The main difference between the two cities was in air pollutants. The findings showed higher levels of fine particulate matter in Barcelona and NO2 in Madrid, as well as different spatial distributions: high levels of PM2.5 throughout Barcelona and higher levels of NO2 in the centre of the Spanish capital. “While the main source of NO2 emissions is local motor-vehicle traffic, fine particulate matter has a higher dispersion capacity and is also associated with other combustion sources besides traffic,” commented Mueller. “The port and the large industrial areas near Barcelona could influence the high levels of fine particulate matter in the city.”

As for green space, the vast majority of the population in Madrid and Barcelona—84% and 95%, respectively— did not have adequate access to these natural environments according to the standards of the WHO, which recommends that people should live within 300 metres of a green space measuring at least half a hectare. This widespread lack of access to green space shows that “in order for green spaces to have health benefits—in addition to mitigating other exposures such as noise and excess heat—it is necessary to consider not only their availability in the city, but also their distribution so that residents can access them on foot,” commented Mueller.

With regard to noise, 97% of the population of Madrid and 96% of the population of Barcelona were exposed to traffic noise levels higher than the WHO’s recommended values. “Both cities had a considerable mortality burden attributable to traffic noise, which underscores how important it is to reduce noise to improve the health of the population,” argued Mueller.

Although there are no specific guidelines for heat, the researchers calculated the temperature corresponding to the smallest number of heat-related deaths in each city: 22.5°C for Barcelona and 21.5°C for Madrid and estimated the impacts of a potential reduction of 1º. “The two cities had similar attributable mortality rates and we found correlations between less green space and higher levels of heat and noise,” added Iungman.

Environmental Inequities

The findings show that poor urban and transport planning in Barcelona is associated with higher mortality in census tracts with lower socioeconomic status, whereas in Madrid the attributable mortality burden varied by environmental exposure. Although air pollution, lack of green space and excessive heat are widespread problems in Barcelona, attributable mortality rates were overall higher in the most deprived areas. Thus, populations in the most deprived census tracts had a mortality risk 1.26 times higher than that of the least deprived groups, probably because of an already higher underlying vulnerability.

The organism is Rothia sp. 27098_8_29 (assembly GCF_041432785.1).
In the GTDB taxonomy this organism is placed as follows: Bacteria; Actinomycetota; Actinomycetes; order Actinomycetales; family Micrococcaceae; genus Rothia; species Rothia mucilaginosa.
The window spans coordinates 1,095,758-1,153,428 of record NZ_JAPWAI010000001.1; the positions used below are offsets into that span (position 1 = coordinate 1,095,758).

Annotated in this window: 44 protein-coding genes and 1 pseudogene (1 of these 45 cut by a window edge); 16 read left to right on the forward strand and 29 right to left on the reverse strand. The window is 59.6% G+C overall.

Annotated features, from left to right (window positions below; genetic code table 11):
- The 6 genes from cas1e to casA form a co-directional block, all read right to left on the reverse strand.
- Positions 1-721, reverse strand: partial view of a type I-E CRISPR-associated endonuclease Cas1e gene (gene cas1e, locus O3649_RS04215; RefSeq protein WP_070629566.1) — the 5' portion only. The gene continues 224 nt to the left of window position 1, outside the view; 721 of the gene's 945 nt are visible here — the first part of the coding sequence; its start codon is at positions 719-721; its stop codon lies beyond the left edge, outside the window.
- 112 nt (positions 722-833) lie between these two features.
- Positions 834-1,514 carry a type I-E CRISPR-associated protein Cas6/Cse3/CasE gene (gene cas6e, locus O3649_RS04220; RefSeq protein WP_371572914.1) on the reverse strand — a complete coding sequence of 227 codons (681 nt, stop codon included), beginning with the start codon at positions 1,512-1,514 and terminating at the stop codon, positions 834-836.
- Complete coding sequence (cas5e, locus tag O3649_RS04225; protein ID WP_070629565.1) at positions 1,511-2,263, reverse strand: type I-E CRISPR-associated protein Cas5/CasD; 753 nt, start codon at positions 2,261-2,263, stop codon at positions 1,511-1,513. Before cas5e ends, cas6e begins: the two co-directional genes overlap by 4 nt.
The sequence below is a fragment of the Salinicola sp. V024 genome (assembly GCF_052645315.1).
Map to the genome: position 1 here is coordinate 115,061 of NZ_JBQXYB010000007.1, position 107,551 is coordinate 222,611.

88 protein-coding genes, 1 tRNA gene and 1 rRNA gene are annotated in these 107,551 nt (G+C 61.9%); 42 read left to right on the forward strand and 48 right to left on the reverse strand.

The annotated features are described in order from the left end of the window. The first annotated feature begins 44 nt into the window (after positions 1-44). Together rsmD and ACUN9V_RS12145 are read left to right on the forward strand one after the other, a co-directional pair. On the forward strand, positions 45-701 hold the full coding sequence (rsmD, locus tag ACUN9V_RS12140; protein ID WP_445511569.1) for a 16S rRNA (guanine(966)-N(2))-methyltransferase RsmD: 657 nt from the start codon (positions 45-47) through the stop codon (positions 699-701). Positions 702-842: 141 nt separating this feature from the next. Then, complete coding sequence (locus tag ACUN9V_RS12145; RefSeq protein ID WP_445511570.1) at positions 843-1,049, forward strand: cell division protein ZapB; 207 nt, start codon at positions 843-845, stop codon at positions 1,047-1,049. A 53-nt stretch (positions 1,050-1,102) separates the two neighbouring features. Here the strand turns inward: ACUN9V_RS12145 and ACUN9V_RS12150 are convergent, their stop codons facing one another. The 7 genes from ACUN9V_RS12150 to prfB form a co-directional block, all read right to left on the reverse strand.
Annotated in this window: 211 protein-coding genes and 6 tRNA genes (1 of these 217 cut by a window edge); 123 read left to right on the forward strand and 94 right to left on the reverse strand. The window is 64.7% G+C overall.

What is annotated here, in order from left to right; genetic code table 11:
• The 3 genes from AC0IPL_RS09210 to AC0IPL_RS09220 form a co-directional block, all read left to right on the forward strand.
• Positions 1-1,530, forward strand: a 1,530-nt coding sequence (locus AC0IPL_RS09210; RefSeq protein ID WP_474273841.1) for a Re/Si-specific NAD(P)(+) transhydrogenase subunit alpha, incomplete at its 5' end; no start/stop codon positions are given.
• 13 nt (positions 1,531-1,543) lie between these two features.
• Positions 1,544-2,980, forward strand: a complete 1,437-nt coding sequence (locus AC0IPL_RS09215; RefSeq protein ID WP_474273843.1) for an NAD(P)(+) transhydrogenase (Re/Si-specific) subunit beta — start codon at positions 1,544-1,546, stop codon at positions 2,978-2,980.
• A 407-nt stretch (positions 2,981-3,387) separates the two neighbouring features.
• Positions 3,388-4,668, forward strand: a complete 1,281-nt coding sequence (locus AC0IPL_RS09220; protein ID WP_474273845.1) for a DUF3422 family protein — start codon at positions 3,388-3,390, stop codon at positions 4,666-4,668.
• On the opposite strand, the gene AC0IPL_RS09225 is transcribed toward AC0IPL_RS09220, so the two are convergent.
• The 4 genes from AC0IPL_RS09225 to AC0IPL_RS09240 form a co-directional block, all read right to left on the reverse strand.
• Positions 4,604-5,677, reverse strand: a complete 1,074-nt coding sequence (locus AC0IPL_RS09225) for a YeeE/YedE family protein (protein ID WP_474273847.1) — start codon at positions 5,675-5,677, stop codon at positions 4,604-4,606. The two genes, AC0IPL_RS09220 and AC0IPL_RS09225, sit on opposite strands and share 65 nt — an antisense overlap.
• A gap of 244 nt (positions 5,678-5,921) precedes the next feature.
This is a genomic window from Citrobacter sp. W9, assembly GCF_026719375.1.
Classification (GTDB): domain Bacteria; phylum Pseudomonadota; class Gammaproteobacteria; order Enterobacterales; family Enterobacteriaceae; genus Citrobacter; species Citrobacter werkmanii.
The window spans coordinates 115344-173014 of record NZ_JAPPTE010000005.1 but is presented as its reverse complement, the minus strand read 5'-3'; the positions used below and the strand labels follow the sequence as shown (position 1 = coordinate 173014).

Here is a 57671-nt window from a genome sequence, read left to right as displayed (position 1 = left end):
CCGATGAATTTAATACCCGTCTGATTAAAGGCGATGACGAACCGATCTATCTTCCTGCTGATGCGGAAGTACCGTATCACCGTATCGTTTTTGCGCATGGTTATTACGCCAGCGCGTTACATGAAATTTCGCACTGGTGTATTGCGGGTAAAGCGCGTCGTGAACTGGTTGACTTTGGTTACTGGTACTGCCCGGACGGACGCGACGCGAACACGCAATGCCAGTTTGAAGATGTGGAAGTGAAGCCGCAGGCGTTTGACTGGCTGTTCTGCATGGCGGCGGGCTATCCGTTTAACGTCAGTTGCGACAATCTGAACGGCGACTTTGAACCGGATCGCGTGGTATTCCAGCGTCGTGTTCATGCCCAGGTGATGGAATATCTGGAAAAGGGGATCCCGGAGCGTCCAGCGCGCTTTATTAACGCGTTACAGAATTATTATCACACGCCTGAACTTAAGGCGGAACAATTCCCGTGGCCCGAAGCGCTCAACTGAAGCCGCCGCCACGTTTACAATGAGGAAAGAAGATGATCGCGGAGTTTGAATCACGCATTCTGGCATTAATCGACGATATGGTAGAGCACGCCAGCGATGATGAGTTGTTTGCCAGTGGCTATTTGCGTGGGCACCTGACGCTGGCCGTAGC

In Madrid, the most deprived neighbourhoods had higher exposure to PM2.5 and heat than the least deprived neighbourhoods, while the inverse was true for NO 2 and noise. This is probably due to the fact that lower socioeconomic population subgroups reside more peripheral and closer to industrial areas, where the cost of living is cheaper ­–and thus they are more exposed to PM2.5 and heat­­–, while middle and upper middle socioeconomic population reside in Madrid highly trafficked city center, with greater exposure to NO2 and traffic noise. With respect to green spaces, lack of access affected people of both low and middle socioeconomic status. This pattern was also reflected in its attributable mortality, where only the least deprived areas were the ones having less adverse impacts, probably due to lower underlying vulnerability and better general health status.

Co-author Mark Nieuwenhuijsen, Director of the Urban Planning, Environment and Health Initiative at ISGlobal, commented: “This analysis is in line with previous research showing that people living in more deprived neighbourhoods tend to be more exposed to harmful environmental exposures compared to those living in wealthier areas, although this inequity varies according to the design characteristics and historical development of each city.”

“This study shows that environmental exposures have a large impact on premature mortality and underscores the importance of designing cities with health impacts in mind, valuing the specificities of each urban environment and prioritising disadvantaged populations,” concluded Nieuwenhuijsen. “Health impact assessments are a powerful tool for guiding policymakers towards cities that are healthy, sustainable and fair for all residents.”


Tamara Iungman, Sasha Khomenko, Mark Nieuwenhuijsen, Evelise Pereira Barboza, Albert Ambròs, Cindy M. Padilla, Natalie Mueller. The impact of transport and urban planning practices on health: Assessment of the attributable mortality burden in Madrid and Barcelona and its distribution by socioeconomic status. Environmental Research. March 2021.

1 In order to avoid potential double counting of the effects of the air pollutants, this global number only included PM2.5 impacts, which has a greater strength of association with mortality than NO2. Currently, there is a lack of evidence on the independence of mortality effects for NO2 and PM 2.5.